Of course, if you are only stopping the ferm to get to your desired EtOH level, the sugar will be coming along with it.
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Re: Lettie Teague's take on alcohol levels in wine

Post #78  Postby ybarselah » April 19th 2010, 5:33pm

this being the 600th article written on high-alcohol wines in the past year, it was an abject failure of epic proportions. there is absolutely no there there.

i gotta think that rupert is having second thoughts on the new wine writers.
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Re: Lettie Teague's take on alcohol levels in wine

Post #79  Postby Bob Wood » April 19th 2010, 5:37pm

Scott Manlin wrote:
Bob Wood wrote:
Scott Manlin wrote:
Bob Wood wrote: Fine. I'll be Jane. You be Aykroyd.



Jane, you ignorant slut.
"Dan, you self-important swine-ass." Didn't watch, did you?


But then again name calling is your forte
[rofl.gif] Maybe you need to read the thread again.
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Re: Lettie Teague's take on alcohol levels in wine

Post #80  Postby Peter Kleban » April 19th 2010, 5:44pm

ybarselah wrote:this being the 600th article written on high-alcohol wines in the past year, it was an abject failure of epic proportions. there is absolutely no there there.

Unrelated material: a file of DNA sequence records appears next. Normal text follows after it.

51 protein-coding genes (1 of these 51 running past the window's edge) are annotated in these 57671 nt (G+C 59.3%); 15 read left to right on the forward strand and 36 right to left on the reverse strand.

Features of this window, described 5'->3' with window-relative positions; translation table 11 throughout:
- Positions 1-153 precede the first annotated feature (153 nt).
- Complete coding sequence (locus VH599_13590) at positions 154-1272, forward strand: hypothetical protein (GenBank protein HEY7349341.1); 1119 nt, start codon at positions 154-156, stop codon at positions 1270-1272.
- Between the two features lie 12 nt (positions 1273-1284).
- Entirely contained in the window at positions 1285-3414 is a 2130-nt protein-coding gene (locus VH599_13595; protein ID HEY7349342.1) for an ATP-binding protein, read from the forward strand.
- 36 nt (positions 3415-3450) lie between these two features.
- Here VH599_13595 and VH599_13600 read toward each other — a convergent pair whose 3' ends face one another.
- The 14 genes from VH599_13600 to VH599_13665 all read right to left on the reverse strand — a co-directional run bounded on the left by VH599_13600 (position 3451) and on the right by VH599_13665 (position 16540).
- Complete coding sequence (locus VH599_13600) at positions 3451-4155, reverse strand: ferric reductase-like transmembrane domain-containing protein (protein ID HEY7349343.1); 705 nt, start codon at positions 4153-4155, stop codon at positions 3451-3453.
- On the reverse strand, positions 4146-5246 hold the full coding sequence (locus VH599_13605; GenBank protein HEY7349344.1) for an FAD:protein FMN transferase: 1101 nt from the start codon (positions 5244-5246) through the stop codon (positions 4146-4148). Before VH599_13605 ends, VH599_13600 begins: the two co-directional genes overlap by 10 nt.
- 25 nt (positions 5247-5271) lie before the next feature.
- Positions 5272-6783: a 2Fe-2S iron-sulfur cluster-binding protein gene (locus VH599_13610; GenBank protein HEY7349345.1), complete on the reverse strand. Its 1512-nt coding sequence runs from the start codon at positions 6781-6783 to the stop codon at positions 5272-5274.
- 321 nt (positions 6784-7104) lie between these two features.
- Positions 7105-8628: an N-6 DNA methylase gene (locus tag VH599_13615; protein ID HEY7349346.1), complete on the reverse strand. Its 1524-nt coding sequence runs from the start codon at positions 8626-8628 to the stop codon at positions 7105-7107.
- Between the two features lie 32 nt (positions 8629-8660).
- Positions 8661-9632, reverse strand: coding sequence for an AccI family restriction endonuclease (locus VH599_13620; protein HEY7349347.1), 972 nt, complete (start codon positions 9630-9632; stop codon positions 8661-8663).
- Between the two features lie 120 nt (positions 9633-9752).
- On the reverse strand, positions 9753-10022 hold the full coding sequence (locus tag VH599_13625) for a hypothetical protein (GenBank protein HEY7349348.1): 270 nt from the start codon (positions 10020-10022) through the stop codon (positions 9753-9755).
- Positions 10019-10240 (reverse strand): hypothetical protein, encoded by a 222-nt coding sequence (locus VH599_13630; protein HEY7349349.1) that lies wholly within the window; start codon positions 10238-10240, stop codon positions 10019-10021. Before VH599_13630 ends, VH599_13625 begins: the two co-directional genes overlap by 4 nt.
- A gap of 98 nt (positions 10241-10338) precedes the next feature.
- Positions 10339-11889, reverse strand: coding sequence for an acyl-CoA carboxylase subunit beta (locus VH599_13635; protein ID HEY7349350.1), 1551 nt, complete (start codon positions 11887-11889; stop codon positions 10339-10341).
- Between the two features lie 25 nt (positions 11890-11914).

i gotta think that rupert is having second thoughts on the new wine writers.


You really think so? Most of the people who read the WSJ (like most people, period) have very little wine knowledge. The crowd here is a very very select group. So LS' article will be news to most readers, and I can see a certain appeal in it to the crowd that wants to know a bit more about wine and its vagaries.
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Re: Lettie Teague's take on alcohol levels in wine

Post #81  Postby Cris Whetstone » April 19th 2010, 10:20pm

Peter Kleban wrote:
ybarselah wrote:this being the 600th article written on high-alcohol wines in the past year, it was an abject failure of epic proportions. there is absolutely no there there.

i gotta think that rupert is having second thoughts on the new wine writers.


You really think so? Most of the people who read the WSJ (like most people, period) have very little wine knowledge. The crowd here is a very very select group. So LS' article will be news to most readers, and I can see a certain appeal in it to the crowd that wants to know a bit more about wine and its vagaries.